“We’re sitting at the precipice of what is a huge inflection point in the use of genetics and genomics,” says Alderson. “It will have a profound impact on human health, not just for prevention but also to get a deeper understanding of what is causing the disease — and thus a richer opportunity to improve how we treat disease. We’re getting to the root cause rather than just observing symptoms and then trying to treat those symptoms.”

Moral and ethical concerns:

It is important to mention that genomics does not work without controversy. The new capabilities have given rise to a debate about how they should be put to use. For instance, can genetic information be accessed by insurance companies to discriminate against people with risk factors for certain disorders?

The use of genetic testing to determine whether you are having a healthy child or one with the disorders. Then arises the issue of gene editing and offering scientists the ability to alter the DNA of various organisms. These areas of development are fraught with significant moral and ethical issues.

“What’s powerful about the technology is it can cure disease,” says Alderson. “What is scary about the technology is, do we understand the full downstream effects in editing the genome? We don’t know everything about the genome and its role and implications in human health. So there is a lot of complexity here.”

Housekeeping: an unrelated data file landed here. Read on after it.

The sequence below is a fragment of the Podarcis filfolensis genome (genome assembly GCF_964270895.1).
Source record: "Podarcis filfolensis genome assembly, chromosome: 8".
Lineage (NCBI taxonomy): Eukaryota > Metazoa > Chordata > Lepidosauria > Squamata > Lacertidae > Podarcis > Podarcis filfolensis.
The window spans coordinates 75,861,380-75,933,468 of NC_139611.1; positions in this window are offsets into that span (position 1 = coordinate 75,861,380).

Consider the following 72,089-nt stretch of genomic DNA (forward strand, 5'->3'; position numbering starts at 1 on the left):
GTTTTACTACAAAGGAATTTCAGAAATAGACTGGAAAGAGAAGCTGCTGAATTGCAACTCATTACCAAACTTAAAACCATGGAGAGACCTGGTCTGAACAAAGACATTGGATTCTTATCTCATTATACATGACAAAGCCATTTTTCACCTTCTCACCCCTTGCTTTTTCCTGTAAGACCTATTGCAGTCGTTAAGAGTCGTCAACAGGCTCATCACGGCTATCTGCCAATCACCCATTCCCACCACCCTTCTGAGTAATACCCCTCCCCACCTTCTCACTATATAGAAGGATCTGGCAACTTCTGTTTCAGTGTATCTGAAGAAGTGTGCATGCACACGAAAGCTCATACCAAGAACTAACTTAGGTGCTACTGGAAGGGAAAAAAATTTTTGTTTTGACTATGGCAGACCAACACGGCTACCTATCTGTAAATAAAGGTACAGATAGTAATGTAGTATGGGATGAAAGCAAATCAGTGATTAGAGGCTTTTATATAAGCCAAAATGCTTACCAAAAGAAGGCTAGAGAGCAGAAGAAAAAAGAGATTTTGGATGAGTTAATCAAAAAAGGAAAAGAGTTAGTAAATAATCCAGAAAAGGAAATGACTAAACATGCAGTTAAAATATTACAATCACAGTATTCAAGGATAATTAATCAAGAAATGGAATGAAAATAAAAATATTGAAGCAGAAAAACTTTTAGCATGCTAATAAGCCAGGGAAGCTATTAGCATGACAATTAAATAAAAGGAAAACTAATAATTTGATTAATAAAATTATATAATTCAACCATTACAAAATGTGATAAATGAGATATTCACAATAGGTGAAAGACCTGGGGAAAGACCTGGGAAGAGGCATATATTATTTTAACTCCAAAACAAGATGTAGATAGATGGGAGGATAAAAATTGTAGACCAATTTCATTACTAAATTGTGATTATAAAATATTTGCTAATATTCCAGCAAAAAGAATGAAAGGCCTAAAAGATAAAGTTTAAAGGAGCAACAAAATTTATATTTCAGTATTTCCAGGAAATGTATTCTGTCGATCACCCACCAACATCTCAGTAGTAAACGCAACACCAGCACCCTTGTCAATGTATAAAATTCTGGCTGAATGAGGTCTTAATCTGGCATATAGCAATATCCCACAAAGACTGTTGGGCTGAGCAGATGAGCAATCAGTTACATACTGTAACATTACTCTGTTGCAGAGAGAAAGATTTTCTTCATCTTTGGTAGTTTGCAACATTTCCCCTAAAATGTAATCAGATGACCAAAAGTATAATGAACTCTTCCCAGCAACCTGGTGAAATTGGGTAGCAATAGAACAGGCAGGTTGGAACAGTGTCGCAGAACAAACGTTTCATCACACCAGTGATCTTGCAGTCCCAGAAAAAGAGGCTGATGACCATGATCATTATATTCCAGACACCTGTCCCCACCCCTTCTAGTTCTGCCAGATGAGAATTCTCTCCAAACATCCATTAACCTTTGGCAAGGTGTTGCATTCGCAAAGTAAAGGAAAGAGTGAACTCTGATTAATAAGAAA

A vital tool in the battle against viruses:

The situation is also hopeful after all. Genomics recently played a very significant role in the development of the covid-19 vaccine within a record period. The vaccines wouldn’t be here without genomics and its power to sequence the virus rapidly with accuracy.

Alderson says that genomics help scientists understand the virus and give them the ability to develop the vaccines in less than one year. She believes that the use of genomics in immunology will accelerate the advancement of treatment options in various disease areas. Also, it will enable you to address emerging new viruses.

“Genomics is one of the most exciting advancements in our lifetime in health care,” Alderson concludes. “I couldn’t be more excited about how far we’ve come over the last couple of decades — but also for what lies ahead.”